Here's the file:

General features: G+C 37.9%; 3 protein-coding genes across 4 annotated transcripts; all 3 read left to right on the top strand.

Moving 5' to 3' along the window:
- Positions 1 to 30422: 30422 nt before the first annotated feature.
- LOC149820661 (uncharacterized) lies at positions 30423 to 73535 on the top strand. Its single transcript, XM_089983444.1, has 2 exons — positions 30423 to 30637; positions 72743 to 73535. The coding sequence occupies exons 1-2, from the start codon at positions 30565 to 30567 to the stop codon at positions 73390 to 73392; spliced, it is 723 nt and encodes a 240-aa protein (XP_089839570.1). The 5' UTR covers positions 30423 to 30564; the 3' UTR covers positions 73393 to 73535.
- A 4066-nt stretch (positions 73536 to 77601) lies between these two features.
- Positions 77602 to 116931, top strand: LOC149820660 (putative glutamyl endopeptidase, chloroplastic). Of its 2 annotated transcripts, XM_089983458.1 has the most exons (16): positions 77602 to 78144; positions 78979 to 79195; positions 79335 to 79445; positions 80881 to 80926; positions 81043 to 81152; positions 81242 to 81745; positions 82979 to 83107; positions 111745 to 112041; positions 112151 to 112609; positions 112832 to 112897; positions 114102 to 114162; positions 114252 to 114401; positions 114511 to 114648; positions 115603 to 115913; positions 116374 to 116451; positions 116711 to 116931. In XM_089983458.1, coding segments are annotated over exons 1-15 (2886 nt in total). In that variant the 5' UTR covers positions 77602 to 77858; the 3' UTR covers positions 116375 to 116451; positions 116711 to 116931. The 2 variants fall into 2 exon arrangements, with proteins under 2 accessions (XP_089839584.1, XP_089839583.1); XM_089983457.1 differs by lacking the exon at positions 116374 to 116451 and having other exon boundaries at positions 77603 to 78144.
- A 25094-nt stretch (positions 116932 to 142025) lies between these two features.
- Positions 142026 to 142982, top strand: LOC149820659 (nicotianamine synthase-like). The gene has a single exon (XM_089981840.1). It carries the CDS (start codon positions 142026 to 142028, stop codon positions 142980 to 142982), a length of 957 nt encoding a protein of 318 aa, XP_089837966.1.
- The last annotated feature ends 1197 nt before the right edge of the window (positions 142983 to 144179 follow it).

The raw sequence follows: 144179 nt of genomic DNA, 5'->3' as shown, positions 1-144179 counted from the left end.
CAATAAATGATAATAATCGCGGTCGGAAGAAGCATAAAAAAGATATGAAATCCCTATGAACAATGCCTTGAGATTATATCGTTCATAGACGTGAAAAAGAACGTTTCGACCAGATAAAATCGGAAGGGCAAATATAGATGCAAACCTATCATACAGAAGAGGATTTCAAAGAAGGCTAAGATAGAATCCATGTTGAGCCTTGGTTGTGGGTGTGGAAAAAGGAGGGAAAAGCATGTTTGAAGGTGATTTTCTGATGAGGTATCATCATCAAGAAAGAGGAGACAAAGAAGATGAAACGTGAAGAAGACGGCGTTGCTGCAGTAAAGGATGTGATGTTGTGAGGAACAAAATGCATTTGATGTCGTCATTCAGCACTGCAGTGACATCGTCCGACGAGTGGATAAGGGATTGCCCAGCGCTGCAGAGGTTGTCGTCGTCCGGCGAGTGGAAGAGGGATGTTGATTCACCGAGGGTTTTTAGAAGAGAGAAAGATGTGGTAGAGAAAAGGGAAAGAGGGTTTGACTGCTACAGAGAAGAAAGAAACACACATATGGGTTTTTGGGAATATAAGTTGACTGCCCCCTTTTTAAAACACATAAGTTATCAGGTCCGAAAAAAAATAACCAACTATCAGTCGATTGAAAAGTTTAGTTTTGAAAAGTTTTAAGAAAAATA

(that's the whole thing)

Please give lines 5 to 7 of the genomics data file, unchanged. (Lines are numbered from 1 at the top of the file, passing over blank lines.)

- A 4066-nt stretch (positions 73536 to 77601) lies between these two features.
- Positions 77602 to 116931, top strand: LOC149820660 (putative glutamyl endopeptidase, chloroplastic). Of its 2 annotated transcripts, XM_089983458.1 has the most exons (16): positions 77602 to 78144; positions 78979 to 79195; positions 79335 to 79445; positions 80881 to 80926; positions 81043 to 81152; positions 81242 to 81745; positions 82979 to 83107; positions 111745 to 112041; positions 112151 to 112609; positions 112832 to 112897; positions 114102 to 114162; positions 114252 to 114401; positions 114511 to 114648; positions 115603 to 115913; positions 116374 to 116451; positions 116711 to 116931. In XM_089983458.1, coding segments are annotated over exons 1-15 (2886 nt in total). In that variant the 5' UTR covers positions 77602 to 77858; the 3' UTR covers positions 116375 to 116451; positions 116711 to 116931. The 2 variants fall into 2 exon arrangements, with proteins under 2 accessions (XP_089839584.1, XP_089839583.1); XM_089983457.1 differs by lacking the exon at positions 116374 to 116451 and having other exon boundaries at positions 77603 to 78144.
- A 25094-nt stretch (positions 116932 to 142025) lies between these two features.